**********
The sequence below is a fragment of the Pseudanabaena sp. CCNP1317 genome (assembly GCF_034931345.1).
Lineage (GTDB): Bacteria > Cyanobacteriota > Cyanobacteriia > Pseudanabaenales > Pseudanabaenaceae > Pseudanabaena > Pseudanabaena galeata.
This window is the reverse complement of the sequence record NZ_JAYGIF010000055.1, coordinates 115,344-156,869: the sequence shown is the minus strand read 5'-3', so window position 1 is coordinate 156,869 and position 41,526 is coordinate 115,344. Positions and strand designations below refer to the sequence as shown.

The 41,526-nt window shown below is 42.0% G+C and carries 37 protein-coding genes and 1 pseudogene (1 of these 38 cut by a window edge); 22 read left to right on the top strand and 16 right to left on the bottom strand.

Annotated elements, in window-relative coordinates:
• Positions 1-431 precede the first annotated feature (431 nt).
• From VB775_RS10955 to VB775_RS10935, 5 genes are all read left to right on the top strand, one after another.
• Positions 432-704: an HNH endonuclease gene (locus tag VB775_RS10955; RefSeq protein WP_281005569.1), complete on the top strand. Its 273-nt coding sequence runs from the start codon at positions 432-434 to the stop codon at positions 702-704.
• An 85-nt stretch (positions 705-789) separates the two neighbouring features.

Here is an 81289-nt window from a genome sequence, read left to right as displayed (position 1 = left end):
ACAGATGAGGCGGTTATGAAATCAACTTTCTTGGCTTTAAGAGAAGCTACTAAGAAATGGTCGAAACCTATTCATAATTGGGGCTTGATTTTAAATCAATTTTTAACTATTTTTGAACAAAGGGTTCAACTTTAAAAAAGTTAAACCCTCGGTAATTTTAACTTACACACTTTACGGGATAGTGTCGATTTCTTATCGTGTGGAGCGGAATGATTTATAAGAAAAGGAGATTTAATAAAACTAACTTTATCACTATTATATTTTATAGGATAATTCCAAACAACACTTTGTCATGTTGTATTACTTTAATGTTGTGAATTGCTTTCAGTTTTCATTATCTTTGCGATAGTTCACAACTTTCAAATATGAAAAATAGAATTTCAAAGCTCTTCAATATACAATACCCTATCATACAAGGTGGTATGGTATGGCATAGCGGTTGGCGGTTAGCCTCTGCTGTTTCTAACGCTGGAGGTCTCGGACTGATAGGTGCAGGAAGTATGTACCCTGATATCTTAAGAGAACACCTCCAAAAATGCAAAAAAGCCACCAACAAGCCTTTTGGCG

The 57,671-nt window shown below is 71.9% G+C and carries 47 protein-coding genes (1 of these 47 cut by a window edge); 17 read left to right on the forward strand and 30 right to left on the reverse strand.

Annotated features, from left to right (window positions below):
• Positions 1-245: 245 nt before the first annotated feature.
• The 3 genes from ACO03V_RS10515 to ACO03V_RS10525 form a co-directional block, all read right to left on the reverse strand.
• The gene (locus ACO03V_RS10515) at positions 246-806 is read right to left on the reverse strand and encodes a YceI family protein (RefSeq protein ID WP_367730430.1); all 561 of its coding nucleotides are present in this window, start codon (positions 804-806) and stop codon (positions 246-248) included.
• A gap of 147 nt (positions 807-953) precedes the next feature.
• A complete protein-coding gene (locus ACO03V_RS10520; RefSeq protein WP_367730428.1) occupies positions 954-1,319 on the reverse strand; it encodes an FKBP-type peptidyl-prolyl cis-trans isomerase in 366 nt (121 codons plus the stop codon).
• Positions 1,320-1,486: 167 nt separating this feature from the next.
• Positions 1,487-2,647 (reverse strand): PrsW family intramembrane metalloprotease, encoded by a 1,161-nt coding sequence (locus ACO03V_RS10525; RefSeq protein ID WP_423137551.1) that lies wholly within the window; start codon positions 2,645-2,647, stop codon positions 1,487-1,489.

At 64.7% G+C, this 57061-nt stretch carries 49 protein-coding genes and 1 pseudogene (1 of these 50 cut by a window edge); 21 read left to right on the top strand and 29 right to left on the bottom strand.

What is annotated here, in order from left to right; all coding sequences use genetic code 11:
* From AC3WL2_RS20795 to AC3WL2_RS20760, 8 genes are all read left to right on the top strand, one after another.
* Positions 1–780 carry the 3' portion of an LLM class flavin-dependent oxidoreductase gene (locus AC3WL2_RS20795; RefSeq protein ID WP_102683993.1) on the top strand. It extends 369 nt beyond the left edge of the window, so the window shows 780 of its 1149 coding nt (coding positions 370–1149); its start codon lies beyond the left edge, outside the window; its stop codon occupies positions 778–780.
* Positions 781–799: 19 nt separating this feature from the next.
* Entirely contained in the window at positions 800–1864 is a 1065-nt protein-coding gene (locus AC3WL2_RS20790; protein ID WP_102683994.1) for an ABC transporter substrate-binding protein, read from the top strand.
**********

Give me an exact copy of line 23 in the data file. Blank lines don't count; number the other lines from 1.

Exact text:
* From AC3WL2_RS20795 to AC3WL2_RS20760, 8 genes are all read left to right on the top strand, one after another.